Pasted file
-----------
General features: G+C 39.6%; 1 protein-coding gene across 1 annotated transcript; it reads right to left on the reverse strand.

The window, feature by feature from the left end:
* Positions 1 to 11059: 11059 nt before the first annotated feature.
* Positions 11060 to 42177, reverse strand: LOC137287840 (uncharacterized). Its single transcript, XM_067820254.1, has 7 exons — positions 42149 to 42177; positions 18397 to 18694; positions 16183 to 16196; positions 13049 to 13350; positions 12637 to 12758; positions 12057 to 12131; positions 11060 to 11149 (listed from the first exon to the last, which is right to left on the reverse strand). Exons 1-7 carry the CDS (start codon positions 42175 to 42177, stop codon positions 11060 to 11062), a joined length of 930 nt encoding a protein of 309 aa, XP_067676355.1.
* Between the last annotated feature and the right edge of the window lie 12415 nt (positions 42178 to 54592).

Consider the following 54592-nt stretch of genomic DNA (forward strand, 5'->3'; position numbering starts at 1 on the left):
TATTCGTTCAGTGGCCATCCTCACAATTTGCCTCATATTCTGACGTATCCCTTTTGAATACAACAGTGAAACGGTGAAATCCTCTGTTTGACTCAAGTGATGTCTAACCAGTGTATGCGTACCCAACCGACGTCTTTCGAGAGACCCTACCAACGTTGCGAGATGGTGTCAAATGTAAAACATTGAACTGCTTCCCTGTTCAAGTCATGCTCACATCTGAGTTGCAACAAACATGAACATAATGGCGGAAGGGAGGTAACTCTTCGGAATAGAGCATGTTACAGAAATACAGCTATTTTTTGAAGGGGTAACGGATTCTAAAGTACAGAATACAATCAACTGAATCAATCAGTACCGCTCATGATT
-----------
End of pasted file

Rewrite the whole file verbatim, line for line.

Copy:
General features: G+C 39.6%; 1 protein-coding gene across 1 annotated transcript; it reads right to left on the reverse strand.

The window, feature by feature from the left end:
* Positions 1 to 11059: 11059 nt before the first annotated feature.
* Positions 11060 to 42177, reverse strand: LOC137287840 (uncharacterized). Its single transcript, XM_067820254.1, has 7 exons — positions 42149 to 42177; positions 18397 to 18694; positions 16183 to 16196; positions 13049 to 13350; positions 12637 to 12758; positions 12057 to 12131; positions 11060 to 11149 (listed from the first exon to the last, which is right to left on the reverse strand). Exons 1-7 carry the CDS (start codon positions 42175 to 42177, stop codon positions 11060 to 11062), a joined length of 930 nt encoding a protein of 309 aa, XP_067676355.1.
* Between the last annotated feature and the right edge of the window lie 12415 nt (positions 42178 to 54592).

Consider the following 54592-nt stretch of genomic DNA (forward strand, 5'->3'; position numbering starts at 1 on the left):
TATTCGTTCAGTGGCCATCCTCACAATTTGCCTCATATTCTGACGTATCCCTTTTGAATACAACAGTGAAACGGTGAAATCCTCTGTTTGACTCAAGTGATGTCTAACCAGTGTATGCGTACCCAACCGACGTCTTTCGAGAGACCCTACCAACGTTGCGAGATGGTGTCAAATGTAAAACATTGAACTGCTTCCCTGTTCAAGTCATGCTCACATCTGAGTTGCAACAAACATGAACATAATGGCGGAAGGGAGGTAACTCTTCGGAATAGAGCATGTTACAGAAATACAGCTATTTTTTGAAGGGGTAACGGATTCTAAAGTACAGAATACAATCAACTGAATCAATCAGTACCGCTCATGATT